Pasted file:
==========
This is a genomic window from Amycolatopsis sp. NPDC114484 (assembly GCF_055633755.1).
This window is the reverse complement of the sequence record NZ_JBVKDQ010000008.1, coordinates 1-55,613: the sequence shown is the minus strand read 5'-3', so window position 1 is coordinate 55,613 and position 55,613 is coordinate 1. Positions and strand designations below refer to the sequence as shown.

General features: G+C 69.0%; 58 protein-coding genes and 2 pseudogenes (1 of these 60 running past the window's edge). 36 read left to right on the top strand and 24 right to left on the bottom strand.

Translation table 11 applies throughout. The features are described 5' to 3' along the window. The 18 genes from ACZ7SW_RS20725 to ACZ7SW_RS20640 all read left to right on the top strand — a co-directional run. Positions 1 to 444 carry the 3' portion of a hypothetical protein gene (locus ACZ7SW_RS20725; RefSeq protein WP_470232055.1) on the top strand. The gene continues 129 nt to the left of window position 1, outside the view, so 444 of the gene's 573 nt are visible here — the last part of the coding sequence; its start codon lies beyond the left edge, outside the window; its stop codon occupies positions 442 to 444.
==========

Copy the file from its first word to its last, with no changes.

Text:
This is a genomic window from Amycolatopsis sp. NPDC114484 (assembly GCF_055633755.1).
This window is the reverse complement of the sequence record NZ_JBVKDQ010000008.1, coordinates 1-55,613: the sequence shown is the minus strand read 5'-3', so window position 1 is coordinate 55,613 and position 55,613 is coordinate 1. Positions and strand designations below refer to the sequence as shown.

General features: G+C 69.0%; 58 protein-coding genes and 2 pseudogenes (1 of these 60 running past the window's edge). 36 read left to right on the top strand and 24 right to left on the bottom strand.

Translation table 11 applies throughout. The features are described 5' to 3' along the window. The 18 genes from ACZ7SW_RS20725 to ACZ7SW_RS20640 all read left to right on the top strand — a co-directional run. Positions 1 to 444 carry the 3' portion of a hypothetical protein gene (locus ACZ7SW_RS20725; RefSeq protein WP_470232055.1) on the top strand. The gene continues 129 nt to the left of window position 1, outside the view, so 444 of the gene's 573 nt are visible here — the last part of the coding sequence; its start codon lies beyond the left edge, outside the window; its stop codon occupies positions 442 to 444.